French Tarot, the venerable card game
Welcome on this small site dedicated to the tarot, a card game whose origin goes up to the Middle Age and which is still played a lot today. It's the fifth version of this tarot page which I have put online since February 2002.
The site is composed of three sections: the french tarot's glossary contains about sixty articles; the commented deals approach 4 topics on attack or defense; and finally the problems of tarot approach some situations of play, bidding or card's handling. For the beginners, a page dedicated to the rules and the guiding principles of tarot is also available.
Also note that I do not disdain the variants of the game with 3 or 5 players. Some articles of this site are related to them. Each of these variants has its characteristics which make them difficult to master and I do not consider one of these variants better than the others.
Have a good visit!
A new section on probabilities is now online. I will try to offer tables of probabilities on various situations of play. The first page of this section is related to the probabilities for the distribution of opponent card's residue in bridge. These data are thus valid, with little exceptions, for the 3-players tarot.
Defensive play in tarot
Are you one of those who are based on too rigid principles in defensive play in tarot? If it is the case, we will try to deflate (or at least to relativize) some of these long living principles. See the page related to defensive play for more details.
An extreme deal of tarot
Here there is a deal reported by Benoit Lessard from Montreal:
5-players tarot - regular game at 5 pennies the point (a serious game!)
You are first to bid. What is your bidding? (unpleasant, isn't it?). Complete analysis here.
The readers ask
I sometimes receive mails of readers asking me for an opinion on a precise point of the game. Well, I decided to play a nasty trick to them and to publish their requests. Here is a first question:
M... of France, wrote to me:
For a declarer point of view, is it badly played to use the Excuse (fool) if defense plays in our longest suit, whether declarer is last to play or not? Can the excuse be used in all cases on the longest suit? Is this a mistake to use it like that when we are the declarer? Thank you.
Answer of your humble:
As usual for this type of questions, there are no absolute rules. The tarot (fortunately) is not made with blind rules, or it would be too easy : -)
My answer is simple: it all depends on the type of hand you hold!
If someone leads in your longest suit (x-x-x-x-x), playing the fool would be like to postulate that the declarer will have no problem to extract all defensive trumps before the end and thus make a trick later with this sixth card. But with 8 trumps, to gain the trump control is far from being sure. Moreover, if the defender started in a suit containing six cards (thus distribution 6-2-1 or 6-3-0 in defense) you will just add a losing card in your hand by playing the fool.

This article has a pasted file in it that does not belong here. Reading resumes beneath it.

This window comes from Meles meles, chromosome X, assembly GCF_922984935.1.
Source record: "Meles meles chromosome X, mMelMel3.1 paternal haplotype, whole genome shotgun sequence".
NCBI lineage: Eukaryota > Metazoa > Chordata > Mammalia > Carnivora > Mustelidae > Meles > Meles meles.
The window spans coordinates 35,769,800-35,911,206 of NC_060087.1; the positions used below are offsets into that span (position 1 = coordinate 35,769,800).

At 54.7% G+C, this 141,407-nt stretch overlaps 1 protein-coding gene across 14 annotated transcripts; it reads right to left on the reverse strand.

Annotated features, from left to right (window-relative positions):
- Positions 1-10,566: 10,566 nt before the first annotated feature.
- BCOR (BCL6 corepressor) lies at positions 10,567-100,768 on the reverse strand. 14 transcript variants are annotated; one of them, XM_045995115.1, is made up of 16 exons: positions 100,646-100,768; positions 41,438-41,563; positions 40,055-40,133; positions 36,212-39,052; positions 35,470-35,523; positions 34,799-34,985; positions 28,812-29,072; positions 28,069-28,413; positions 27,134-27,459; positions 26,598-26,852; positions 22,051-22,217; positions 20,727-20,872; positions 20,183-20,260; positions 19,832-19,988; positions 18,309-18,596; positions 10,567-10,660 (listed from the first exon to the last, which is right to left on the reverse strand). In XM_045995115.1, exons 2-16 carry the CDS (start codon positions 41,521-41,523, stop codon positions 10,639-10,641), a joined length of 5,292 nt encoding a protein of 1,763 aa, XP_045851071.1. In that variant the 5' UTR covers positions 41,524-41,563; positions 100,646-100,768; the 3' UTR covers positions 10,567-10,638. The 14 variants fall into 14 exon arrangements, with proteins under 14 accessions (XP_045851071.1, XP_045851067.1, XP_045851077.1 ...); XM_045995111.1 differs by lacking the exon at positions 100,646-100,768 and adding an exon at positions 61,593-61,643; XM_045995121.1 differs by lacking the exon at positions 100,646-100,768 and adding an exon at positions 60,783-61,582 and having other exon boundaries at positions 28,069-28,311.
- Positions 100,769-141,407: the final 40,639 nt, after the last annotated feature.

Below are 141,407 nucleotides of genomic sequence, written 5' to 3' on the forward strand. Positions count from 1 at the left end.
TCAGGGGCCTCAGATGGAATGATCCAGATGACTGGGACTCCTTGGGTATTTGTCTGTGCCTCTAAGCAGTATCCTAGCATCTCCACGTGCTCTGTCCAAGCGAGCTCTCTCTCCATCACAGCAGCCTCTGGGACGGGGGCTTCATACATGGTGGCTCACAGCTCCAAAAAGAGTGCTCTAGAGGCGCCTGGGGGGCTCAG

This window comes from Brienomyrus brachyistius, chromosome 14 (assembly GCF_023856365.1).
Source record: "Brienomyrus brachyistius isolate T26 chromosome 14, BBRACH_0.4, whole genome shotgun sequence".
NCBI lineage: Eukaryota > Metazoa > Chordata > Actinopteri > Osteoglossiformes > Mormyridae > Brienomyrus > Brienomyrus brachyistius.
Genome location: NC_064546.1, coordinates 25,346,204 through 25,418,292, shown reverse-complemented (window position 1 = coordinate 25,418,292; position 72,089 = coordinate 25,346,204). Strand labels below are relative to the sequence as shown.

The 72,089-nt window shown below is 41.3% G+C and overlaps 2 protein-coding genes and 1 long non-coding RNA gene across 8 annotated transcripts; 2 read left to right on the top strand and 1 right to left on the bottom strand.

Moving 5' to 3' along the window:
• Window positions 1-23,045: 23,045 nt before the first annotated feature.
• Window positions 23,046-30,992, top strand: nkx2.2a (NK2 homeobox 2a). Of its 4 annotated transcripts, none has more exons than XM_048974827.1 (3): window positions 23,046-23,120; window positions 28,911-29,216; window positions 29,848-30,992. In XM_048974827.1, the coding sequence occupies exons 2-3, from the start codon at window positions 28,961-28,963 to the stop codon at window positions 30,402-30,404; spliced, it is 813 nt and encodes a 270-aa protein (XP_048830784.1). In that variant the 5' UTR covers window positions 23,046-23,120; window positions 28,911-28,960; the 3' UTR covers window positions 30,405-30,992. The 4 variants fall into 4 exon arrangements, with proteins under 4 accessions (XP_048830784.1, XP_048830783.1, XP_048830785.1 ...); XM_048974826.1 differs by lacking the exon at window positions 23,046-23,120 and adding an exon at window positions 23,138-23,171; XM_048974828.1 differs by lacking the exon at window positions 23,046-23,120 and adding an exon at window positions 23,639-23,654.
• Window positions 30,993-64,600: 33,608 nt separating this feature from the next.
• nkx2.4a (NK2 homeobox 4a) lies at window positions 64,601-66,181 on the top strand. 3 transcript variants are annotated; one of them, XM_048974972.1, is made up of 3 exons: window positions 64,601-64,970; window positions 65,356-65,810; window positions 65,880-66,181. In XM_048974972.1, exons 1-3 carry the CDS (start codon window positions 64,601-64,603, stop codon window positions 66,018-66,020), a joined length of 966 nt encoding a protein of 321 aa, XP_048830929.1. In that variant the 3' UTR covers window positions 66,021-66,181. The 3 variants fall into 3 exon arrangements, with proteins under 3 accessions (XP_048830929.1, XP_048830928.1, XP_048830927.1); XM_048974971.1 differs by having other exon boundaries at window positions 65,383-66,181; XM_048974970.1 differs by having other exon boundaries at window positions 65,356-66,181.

Anyway, if this player really started in his longest suit, the defense will not be long to play trumps (because the defense will not be afraid to play trump if a defender has a strong holding in your longest suit) and there the play of the excuse will be more adapted to protect the 17, a rather vulnerable tarot.
On the other hand with:
Here the situation is different. Opening lead in your longest suit (C-x-x-x-x) must worry you for the future of your cavalier, which you could reasonably hope to make at the end of the deal, once eliminated defensive trumps. As there is no vulnerable tarot to protect, it is probably better to play the excuse to lengthen the cavalier, wishing that the opening lead was made from a 5 card's suit (of course if the lead comes from the bottom and that only small cards appear, you say thank you and take the trick with the cavalier : -)
Let us imagine an extreme case, a hand where declarer will not be able to overflow the defense in trump control, for example:
Here, it's difficult to imagine a defense that will not play trump at one time or the other. The Excuse must only serve to protect the 19 from an attack coming of an intermediate tarot, because the 2 points which represents the trick of the 19 are likely to be very significant for the success of the contract. By supposing that the K-Q's are not ruffed, this hand has 32 sure points: K-Q (6+5), K-Q (6+5), 21 (6), EX (4). The 9 missing points will come from possible trump tricks and the 6 cards discarded by the declarer (Chien). The declarer must give himself the maximum of chances to make his single intermediate tarot and thus reserve the play of the Excuse to its protection.
In short, there are no strict rules, it is necessary to weigh pro and counter. However, a general idea seems to be: with hands where gaining trump control seems a low or zero possibility, it is often preferable to hold the excuse to play it later on trumps to lengthen or protect a vulnerable tarot. Whereas with hands where trump control is acquired or almost, playing the excuse on leads in your longest suit appears more appealing.